SAO PAULO - When the United States and Germany line up for their respective national anthems before their World Cup confrontation Thursday, Jozy Altidore won’t be able to stand with his teammates.
He will be on the sideline as a spectator, still recovering from his left hamstring strain. But if his team can earn at least a tie at Arena Pernambuco in Recife, the striker could have an opportunity to play in the Round of 16.
“Jozy is recovering really well,” USA national coach Jurgen Klinsmann said during a news conference Tuesday at Sao Paulo FC. “He’s doing a tremendous job. Our medical staff is on top of it. This game comes still too early for him, but we’re working on getting him back. Once this game is hopefully done successfully we’ll have a good chance to have him back in the team.”
For several American players who have dual nationalities such as midfielder Jermaine Jones, both anthems will be unique moments. Jones is the son of a German mother and an American father, having grown up in Germany and playing most of his career in the Bundesliga.
He is one of five German-based players on the USA team, along with defenders John Brooks, Fabian Johnson and Timmy Chandler and midfielder Julian Green.
“I always say that I’m proud of both countries,” Jones said. “I grew up in Germany. They give me a lot. There was my first step and I played there my first games and first leagues I played for Germany, so I can’t say some bad stuff.
“I’m still proud, too, when I hear the anthem from the United States. I will close my eyes and let everything go through and then after I try to make the game.”
Then the hard-nosed defensive midfielder will be all business. To put it mildly, Jones takes no prisoners with his relentless, physical play as evidenced in the 2-2 draw against Portugal on Sunday. He scored the Americans’ first goal, an impressive 26-yard blast, and received a yellow card later for his aggressive play.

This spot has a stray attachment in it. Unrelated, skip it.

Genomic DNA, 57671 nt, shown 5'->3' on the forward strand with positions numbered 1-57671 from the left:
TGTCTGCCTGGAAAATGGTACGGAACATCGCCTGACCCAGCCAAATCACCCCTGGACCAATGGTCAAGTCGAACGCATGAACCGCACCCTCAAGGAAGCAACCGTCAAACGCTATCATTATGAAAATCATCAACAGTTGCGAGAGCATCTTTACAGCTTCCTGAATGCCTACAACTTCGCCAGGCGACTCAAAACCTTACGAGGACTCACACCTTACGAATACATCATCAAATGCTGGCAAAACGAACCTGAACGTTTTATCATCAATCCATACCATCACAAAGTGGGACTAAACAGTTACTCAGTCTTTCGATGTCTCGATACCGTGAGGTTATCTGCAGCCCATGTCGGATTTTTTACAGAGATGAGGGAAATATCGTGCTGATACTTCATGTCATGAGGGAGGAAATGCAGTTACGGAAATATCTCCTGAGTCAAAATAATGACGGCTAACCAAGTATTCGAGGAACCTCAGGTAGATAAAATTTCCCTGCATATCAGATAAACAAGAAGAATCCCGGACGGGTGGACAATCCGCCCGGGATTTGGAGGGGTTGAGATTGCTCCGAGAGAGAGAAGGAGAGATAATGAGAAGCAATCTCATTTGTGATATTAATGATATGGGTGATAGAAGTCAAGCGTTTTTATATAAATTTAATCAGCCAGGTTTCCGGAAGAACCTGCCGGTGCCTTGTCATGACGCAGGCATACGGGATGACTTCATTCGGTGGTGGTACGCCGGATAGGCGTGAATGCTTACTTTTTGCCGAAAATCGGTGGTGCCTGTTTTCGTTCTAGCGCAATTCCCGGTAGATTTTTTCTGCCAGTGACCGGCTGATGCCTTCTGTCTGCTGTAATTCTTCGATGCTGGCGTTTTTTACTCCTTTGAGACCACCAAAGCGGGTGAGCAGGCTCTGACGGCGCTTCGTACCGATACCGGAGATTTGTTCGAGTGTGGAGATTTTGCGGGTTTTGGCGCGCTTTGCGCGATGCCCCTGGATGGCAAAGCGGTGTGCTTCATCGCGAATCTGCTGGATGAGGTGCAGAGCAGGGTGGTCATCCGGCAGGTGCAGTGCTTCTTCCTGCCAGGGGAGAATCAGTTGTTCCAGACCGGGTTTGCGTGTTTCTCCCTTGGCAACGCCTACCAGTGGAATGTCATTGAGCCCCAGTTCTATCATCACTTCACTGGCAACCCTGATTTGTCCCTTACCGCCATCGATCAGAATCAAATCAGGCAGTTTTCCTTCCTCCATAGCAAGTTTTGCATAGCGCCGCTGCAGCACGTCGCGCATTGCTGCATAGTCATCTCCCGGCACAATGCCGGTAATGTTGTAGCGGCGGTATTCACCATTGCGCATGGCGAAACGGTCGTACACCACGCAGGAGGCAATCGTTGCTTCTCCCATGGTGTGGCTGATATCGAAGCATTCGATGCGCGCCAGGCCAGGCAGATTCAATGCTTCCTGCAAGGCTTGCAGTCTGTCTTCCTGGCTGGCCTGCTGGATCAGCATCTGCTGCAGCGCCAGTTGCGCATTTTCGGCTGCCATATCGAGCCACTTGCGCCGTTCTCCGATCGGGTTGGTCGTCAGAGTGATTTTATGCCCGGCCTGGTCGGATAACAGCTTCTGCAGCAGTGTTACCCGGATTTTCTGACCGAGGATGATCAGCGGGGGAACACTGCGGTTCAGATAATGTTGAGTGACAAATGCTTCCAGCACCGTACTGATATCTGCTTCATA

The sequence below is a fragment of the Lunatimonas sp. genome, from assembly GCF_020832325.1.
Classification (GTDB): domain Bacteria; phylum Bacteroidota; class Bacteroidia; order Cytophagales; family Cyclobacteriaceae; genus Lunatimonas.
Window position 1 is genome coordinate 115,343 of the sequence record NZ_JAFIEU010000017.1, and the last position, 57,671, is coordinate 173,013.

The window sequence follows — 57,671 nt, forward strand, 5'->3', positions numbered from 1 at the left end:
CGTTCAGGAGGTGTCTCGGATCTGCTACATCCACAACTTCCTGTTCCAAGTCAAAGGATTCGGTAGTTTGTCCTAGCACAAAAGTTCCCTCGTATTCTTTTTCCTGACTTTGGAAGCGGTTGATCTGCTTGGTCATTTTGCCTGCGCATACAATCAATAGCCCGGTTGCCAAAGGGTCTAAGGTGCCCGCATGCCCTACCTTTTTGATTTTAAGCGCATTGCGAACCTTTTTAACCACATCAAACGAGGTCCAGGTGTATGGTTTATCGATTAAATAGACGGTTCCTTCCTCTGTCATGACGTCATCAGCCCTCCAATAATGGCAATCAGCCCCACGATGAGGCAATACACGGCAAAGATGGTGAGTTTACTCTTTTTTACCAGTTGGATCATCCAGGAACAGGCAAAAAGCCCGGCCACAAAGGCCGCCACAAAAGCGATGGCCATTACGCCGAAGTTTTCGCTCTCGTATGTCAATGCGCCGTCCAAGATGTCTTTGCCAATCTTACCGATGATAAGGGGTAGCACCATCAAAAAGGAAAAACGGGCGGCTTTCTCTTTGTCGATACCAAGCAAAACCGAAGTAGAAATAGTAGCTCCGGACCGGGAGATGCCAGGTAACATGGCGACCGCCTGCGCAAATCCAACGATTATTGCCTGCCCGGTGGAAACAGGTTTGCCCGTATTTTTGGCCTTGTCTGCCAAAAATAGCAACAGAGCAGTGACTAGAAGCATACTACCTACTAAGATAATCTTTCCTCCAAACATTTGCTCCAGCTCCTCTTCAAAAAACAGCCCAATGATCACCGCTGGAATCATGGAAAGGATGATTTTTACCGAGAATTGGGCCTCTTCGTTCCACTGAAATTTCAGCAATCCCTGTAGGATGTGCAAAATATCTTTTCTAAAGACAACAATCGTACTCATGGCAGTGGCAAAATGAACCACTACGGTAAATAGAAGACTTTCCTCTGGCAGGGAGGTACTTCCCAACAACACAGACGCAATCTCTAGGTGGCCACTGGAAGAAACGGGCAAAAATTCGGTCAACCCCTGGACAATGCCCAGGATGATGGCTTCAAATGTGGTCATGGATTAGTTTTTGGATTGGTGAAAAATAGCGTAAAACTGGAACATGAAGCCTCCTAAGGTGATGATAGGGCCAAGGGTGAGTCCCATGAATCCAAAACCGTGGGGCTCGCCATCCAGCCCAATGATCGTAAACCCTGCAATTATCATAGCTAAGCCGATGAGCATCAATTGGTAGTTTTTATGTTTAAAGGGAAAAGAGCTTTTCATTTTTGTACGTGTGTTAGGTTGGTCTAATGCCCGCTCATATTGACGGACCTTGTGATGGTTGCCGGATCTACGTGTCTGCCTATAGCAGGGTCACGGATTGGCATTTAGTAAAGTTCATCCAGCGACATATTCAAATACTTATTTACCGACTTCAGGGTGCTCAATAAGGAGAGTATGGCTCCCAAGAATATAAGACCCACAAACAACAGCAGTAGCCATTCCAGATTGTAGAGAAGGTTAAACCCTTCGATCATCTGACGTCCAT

Jones, 32, stressed he had no hard feelings against German coach Joachim Low, who left him off the Euro 2008 team. He earned his third and final cap for Germany in a friendly vs. England in November 2008 before former USA coach Bob Bradley recruited him in 2010. A player becomes cap-tied to a country when he plays in a FIFA-sanctioned competition at the senior level.
“It’s always hard, when you are so close to go to a big tournament and you feel that you’re in on that team,” Jones said. “The coach already told me that I will be a part of the team and then he skipped back. Of course I was upset but I have a nice family and they \[picked\] me up. I can’t say bad stuff about Germany. I have a lot of friends. Everything happens for a reason.”
Jones will leave those friendships behind Thursday. The USA and Germany, both at 1-0-1 and four points, need only a tie to advance.
“It’s not the point to be their friend, the point is to get to the next round,” Jones said. “That is the important stuff. We will try everything to win this game. We don’t go into this game and say maybe a draw happens, it will be enough. We want to go there and show people that we can battle and we can beat the German team.”